“By nurturing research, academic translation and industrial commercialisation in this area, we are collaboratively fuelling the acceleration of much-needed new treatments and diagnostics to tackle AMR in CF.”

The CF AMR Syndicate’s research agenda has been informed by extensive efforts to understand the research landscape and the needs of the CF infection research community.

To accelerate CF antimicrobial drug discovery and development, the Syndicate has catalysed collaborative R&D to build a suite of enabling tools and resources, including:


The UK CF Infection Biorepository (UKCFIB), a consortia of nine entities, which enables access to high-quality samples and data, including CF-relevant strains and isolates


PIPE-CF, led by Dr Jo Fothergill from University of Liverpool, is a global consortia comprised of nine entities. Jointly funded by The Cystic Fibrosis Trust and the Cystic Fibrosis Foundation, this Strategic Research Centre is focused on developing an evidence-based preclinical framework for the development of novel antimicrobials in CF.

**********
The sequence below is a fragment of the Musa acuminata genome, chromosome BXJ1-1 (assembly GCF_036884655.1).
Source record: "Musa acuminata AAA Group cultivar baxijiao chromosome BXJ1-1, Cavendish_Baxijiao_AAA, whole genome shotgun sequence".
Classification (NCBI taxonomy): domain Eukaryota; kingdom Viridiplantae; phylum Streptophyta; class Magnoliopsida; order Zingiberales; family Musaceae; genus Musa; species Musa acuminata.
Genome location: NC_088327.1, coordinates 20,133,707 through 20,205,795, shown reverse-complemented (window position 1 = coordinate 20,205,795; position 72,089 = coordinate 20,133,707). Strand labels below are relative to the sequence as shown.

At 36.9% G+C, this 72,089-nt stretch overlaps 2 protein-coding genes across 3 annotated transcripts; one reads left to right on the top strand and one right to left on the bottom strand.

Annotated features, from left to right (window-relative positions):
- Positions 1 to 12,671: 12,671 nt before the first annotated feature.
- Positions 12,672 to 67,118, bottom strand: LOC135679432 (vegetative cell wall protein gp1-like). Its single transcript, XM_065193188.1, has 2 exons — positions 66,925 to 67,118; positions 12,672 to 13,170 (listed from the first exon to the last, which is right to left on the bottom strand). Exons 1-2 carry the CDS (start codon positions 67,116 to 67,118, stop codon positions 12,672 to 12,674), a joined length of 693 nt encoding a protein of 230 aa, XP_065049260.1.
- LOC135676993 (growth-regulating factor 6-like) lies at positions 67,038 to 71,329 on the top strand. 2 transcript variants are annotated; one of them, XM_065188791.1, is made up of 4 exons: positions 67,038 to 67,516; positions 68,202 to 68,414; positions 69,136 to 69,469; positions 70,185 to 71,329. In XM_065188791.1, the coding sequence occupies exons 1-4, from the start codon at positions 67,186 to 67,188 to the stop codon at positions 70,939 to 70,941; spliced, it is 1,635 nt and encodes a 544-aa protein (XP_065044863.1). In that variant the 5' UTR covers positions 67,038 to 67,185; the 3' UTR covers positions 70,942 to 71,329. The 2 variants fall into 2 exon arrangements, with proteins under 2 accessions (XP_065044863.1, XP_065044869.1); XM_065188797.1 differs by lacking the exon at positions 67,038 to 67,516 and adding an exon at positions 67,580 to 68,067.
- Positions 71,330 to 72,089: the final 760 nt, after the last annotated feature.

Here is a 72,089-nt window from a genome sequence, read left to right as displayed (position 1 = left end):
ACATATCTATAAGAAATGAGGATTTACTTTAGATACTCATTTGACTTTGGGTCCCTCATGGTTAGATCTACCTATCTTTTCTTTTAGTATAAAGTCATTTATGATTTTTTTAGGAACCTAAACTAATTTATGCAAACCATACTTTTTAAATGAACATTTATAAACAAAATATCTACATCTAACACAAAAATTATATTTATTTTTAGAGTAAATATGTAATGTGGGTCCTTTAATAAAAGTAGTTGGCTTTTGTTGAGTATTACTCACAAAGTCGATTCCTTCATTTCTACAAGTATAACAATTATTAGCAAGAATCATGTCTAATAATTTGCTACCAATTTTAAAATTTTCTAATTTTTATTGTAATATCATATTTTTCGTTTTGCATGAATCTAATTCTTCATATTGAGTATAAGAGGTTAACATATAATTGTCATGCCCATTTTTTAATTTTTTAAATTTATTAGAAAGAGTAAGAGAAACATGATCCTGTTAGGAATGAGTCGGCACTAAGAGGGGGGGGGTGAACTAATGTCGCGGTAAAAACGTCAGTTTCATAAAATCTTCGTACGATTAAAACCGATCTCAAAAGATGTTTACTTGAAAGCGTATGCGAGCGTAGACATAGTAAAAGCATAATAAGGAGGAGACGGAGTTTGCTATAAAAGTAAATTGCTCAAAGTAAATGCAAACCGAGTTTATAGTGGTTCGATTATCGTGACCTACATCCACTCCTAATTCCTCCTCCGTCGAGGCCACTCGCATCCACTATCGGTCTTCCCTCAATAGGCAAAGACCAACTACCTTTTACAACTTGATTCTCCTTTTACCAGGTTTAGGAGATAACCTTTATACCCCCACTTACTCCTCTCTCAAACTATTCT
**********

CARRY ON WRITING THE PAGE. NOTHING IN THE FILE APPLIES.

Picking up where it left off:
Patient-focused Target Product Profiles (TPPs) for CF-related infections, which provide guidance in CF antimicrobial and diagnostic discovery and development to innovators in industry and academia

4 projects launched addressing specific sector barriers

3 guidance and advocacy reports

10 projects and programmes supported by UKCFIB

The CF AMR Syndicate’s newest initiative is the launch of a £3 million collaborative discovery programme. The Syndicate is working with the community to identify and support antimicrobials R&D with the potential to meet the needs and priorities of people with CF. The programme will be truly collaborative, providing wrap-around support throughout the project journey to enable the best chances of success for projects to attract further investment.
Dr Catherine Kettleborough

Chronic Respiratory Infection Translational Challenge Lead